Welcome to the latest issue of Denis Poole’s Secret Garden, the page that offers a British perspective on all that’s good, and not so good, in the world of smooth jazz and classic soul. When I heard that Wilton Felder was back on the scene with his new release Let's Spend Some Time I just had to go to the archives and remind myself of the great music he has been producing since as far back as the early sixties. As well as checking out and loving his stellar sax playing with the Crusaders I was also captivated second time around by his wonderful 1985 long player Secrets that featured Bobby Womack. That said, listening to Let's Spend Some Time, it becomes immediately obvious that the years have done nothing to diminish his immense talent and his ability to play jazz saxophone with an edge. In fact the new CD is an impressive collaboration between Felder and trumpeter / flugelhorn player George Shaw who co-produces with Felder and co-writes eleven of the thirteen tracks.
Wilton Felder, Joe Sample and Stix Hooper met in Houston while still at high school. They moved to Los Angeles in the late fifties and there became the nucleus of The Jazz Crusaders, the band who pioneered jazz fusion for an entire listening generation. In a golden age that spanned 1971 through to 1990 they recorded, both as a group and as individuals, more than seventy five top selling albums and will perhaps be best remembered for the classic ‘Street Life’ that featured Randy Crawford. Throughout this time Felder continued to work as a sideman, most notably as a member of the Love Unlimited Orchestra and he also played with Steely Dan, Michael Franks, Marvin Gaye and Joni Mitchell. In addition he enjoyed considerable solo success. His 1980 album Inherit The Wind went to #4 on the Billboard Jazz Albums chart and the aforementioned Secrets peaked at #8. He continued to make his presence felt through the nineties with the Nocturnal Moods and Forever Always albums. Now, with Let's Spend Some Time, it’s just like he has never been gone.
The CD opens in impressive style with the mid tempo and funky ‘Smoke House’. Felder instantly finds an urban groove and George Shaw chips in nicely on flugelhorn for what is an essential slice of jazz funk. Talking of jazz funk there is no better example on the album than ‘Ooh Whop Doo Whop’. Deconstructed and funky this foot tapper is a real winner. The title track is urban jazz with a distinctly moody feel and when Felder and Shaw switch to mellow smooth R & B for the haunting ‘As Long As I’m With You’ they weave in nice vocals from the excellent AJ Luke. When, later in the album, the tune is reprised in instrumental form, Felder’s sax takes on the texture of velvet to create yet another of the CD’s many magic moments. Felder keeps it mellow with ‘The Love I Need’ but surpasses even what has gone before with ‘No One’. Laid back yet funky, romantic yet edgy, the vocals of AJ Luke blend perfectly with Felder’s picture perfect sax for a track that is sure to be a Secret Garden notable of 2006.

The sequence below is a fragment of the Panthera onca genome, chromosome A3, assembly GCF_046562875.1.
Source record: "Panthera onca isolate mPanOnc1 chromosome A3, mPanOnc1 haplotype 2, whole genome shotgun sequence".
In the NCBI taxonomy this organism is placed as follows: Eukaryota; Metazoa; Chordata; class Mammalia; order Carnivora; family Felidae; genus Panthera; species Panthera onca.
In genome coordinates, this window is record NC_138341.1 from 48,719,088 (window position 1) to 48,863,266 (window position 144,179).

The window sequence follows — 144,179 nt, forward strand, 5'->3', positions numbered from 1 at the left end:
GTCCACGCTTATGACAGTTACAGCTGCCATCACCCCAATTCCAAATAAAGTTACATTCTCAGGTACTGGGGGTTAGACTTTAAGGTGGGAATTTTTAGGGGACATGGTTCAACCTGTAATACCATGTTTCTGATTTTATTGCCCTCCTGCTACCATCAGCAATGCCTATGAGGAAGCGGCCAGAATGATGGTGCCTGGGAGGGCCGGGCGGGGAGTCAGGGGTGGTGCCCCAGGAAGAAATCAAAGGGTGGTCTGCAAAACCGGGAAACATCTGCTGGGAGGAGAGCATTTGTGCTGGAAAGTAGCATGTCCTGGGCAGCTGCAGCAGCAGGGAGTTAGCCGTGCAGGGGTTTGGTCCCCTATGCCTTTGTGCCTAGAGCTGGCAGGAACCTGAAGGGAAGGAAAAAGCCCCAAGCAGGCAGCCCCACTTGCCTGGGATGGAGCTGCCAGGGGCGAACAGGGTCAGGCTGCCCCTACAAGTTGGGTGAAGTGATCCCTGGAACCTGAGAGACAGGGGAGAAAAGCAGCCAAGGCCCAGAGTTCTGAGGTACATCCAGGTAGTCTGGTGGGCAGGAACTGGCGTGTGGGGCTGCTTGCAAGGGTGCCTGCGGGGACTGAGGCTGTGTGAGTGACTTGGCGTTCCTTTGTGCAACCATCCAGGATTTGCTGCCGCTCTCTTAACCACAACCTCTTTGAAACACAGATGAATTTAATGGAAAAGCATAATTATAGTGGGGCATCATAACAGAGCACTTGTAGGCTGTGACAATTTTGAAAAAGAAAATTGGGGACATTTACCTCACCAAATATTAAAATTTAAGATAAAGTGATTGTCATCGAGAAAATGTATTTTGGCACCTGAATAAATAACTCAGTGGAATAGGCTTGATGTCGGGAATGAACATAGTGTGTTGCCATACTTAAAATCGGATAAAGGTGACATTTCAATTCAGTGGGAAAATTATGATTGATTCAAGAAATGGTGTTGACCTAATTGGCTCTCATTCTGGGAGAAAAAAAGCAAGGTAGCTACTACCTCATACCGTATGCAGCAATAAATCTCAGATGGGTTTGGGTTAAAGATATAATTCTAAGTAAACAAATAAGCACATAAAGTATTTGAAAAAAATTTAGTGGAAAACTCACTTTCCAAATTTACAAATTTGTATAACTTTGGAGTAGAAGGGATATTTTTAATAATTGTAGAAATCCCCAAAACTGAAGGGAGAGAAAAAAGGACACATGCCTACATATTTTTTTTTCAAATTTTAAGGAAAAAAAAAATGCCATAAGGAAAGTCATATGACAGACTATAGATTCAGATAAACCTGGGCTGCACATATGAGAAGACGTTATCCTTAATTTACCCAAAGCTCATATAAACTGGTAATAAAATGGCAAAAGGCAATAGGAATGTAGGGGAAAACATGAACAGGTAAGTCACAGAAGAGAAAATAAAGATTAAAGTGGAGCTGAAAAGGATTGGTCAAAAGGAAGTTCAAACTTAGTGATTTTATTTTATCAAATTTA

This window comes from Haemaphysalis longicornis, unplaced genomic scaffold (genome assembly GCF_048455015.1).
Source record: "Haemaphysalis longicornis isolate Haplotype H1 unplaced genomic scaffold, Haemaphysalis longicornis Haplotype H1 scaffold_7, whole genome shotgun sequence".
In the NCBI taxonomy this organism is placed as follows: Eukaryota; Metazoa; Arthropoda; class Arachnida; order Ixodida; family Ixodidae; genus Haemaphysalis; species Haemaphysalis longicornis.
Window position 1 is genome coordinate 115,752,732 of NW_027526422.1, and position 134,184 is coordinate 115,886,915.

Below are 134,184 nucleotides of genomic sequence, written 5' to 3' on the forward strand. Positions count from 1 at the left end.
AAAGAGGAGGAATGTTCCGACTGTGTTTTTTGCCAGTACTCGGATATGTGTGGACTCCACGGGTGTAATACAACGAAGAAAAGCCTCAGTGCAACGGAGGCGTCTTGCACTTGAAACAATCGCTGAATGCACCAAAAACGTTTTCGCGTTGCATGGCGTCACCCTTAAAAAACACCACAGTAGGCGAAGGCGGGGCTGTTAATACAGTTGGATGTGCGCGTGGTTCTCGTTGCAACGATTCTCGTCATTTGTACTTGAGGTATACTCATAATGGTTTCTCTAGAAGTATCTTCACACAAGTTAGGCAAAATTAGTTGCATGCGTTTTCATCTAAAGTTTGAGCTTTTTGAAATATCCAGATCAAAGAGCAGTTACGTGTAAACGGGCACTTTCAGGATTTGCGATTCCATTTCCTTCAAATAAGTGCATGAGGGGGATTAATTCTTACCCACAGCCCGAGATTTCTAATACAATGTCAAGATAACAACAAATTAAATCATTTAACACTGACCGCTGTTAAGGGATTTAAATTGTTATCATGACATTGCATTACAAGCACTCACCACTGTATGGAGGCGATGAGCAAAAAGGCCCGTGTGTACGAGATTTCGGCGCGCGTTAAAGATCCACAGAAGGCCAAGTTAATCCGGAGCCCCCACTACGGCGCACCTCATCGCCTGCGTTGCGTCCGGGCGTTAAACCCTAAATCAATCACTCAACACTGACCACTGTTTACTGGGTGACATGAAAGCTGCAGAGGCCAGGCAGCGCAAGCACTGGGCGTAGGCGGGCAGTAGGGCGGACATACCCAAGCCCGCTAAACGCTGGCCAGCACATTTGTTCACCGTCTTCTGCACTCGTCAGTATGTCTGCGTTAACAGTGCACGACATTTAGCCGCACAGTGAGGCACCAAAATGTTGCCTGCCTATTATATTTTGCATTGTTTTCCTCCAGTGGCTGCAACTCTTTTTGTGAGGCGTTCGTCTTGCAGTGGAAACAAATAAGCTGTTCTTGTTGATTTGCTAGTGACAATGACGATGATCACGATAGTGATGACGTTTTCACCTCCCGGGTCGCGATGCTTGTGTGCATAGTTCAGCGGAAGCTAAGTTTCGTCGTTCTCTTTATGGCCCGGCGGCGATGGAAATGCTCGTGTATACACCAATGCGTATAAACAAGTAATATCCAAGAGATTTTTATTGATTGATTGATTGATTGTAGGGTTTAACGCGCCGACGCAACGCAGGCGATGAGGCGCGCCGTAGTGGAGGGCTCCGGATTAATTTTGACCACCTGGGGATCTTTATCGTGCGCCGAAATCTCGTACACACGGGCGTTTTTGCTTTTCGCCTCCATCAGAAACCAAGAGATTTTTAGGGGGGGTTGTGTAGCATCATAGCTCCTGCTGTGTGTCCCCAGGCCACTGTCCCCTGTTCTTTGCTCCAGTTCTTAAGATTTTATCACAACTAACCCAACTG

‘Information’ is big funky and urgent with a rap running through it while the very catchy ‘High Water’ stays tight and builds throughout. In fact tunes like these show off the ultra funky side of Felder’s nature but, in part, his real skill is to balance this with his more romantic but still soulful tendencies. Full of this latter quality comes ‘In The Moment’. With a romantic duet from Felder and Shaw as its centre piece, and underpinned by a rhythm that is reminiscent of Dave Grusin's best work, this is a song that never for one second becomes bland. ‘Where Love Comes From’ provides a suitably gentle end to the collection and ‘I Remember Chet Baker’ is ultra smoky and laid back. It starts out moody and atmospheric and stays right there. Probably the best track on the album is ‘Cruzin’. Like its title, this warm and mellow tune is brim full of feel good sunshine.
Let's Spend Some Time is a wonderful album and one of the contemporary jazz surprises of the year. If tracks like ‘No One’ can find a niche on smooth jazz radio then Wilton Felder could well be in for a major resurgence.Posted by Denis Poole at June 18, 2006 3:45 PM